Getting A Piece Of The Rock

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An overhead view of Rockingham Dragway. (Gary Rowe Photo)

Early in 1992, Steve Earwood went from promotional guru to track owner when the veteran NHRA pitchman utilized some creative financing to purchase North Carolina’s Rockingham Dragway.

“I had made an inquiry a few years before that about Rockingham Dragway because I had heard it could be bought. I was just a working stiff, I didn’t have any money, but just for fun I called to see if in fact the track was for sale, and it wasn’t at the time,” Earwood explained. “Then Mr. L.G. DeWitt, the owner of the drag strip and the speedway, passed away in 1991. The DeWitt family sent word to me – I was working at the Texas Motorplex at the time – that they wanted to talk to me about buying Rockingham Dragway.

“They didn’t want the drag strip. They were concentrating on the speedway because they had the two NASCAR Cup Series races and, at the time, those races were like winning the lottery,” Earwood continued. “They were offering a price for it that I thought was reasonable, but not for me. I was just a working stiff and I couldn’t raise that kind of money.”

But a friend and eventual partner convinced him otherwise.

“I had a racer friend of mine, Roy Hill, who lived in the Carolinas. I visited him while I was here meeting with the DeWitt family and Frank Wilson. He said I should buy the track,” Earwood said. “So I go back to Texas and Roy calls and says he’s got a guy who will bank us if we want to buy this thing. It was Cliff Stewart, who was involved in NASCAR at the time. Cliff Stewart was in the furniture business. Roy said Cliff would give us a down payment to buy the track.”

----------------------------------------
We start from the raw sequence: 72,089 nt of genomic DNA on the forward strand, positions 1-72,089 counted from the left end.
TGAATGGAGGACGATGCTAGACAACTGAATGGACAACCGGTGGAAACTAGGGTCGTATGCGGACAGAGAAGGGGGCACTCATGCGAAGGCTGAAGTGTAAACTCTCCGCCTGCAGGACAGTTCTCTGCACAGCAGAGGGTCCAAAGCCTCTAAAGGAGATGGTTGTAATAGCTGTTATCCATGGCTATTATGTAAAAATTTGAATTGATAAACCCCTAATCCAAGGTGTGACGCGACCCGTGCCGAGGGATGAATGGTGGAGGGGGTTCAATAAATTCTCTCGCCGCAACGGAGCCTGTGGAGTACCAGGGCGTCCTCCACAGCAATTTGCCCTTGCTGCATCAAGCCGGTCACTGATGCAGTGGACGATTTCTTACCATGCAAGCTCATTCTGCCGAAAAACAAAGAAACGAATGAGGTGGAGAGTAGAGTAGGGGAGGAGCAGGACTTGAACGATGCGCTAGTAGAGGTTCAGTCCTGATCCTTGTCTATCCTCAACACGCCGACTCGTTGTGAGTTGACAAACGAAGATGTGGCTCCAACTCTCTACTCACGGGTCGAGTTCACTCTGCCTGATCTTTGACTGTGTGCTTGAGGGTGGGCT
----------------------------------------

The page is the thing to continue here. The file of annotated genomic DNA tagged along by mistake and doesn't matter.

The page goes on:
Earwood had enough business sense to inquire about a contract.

“I was assured in the Carolinas a man’s word is his bond, you don’t need a contract,” he explained. “So I kind of went along with that, quit my job and moved here. Friday before we were supposed to close on Monday morning, Cliff Stewart decided he didn’t want to do this and pulled out. That left us with no financing, so we contacted every bank in the state and everybody we knew, trying to raise the money.

“Finally, we met a banker is Sophia, N.C., and she could OK loans up to $10,000 and anything above that she had to get approval for, and she knew they wouldn’t approve financing a drag strip,” Earwood recalled. “But she told me ‘bring as many guys to me as you can and I’ll loan each one of them $10,000, and you’ll get your down payment.’ We drug every drag racer we knew in the state of North Carolina in there. I would fill out the paperwork in the lobby, they would go in and see her and she would cut them a check for 10 grand.

“We get the down payment and I walk into the track office 38 days before the Winston Invitational (a marquee NHRA special event), which was in April — no power, no equipment, no help, no secretary, no nothing, just me,” Earwood said. “I went to work, literally 20 hours a day, seven days a week. We had the Winston Invitational and we were blessed with three days of great weather. We had terrific crowds and ignorance really is bliss because I didn’t know what I was doing, but we were able to pay back those loans.”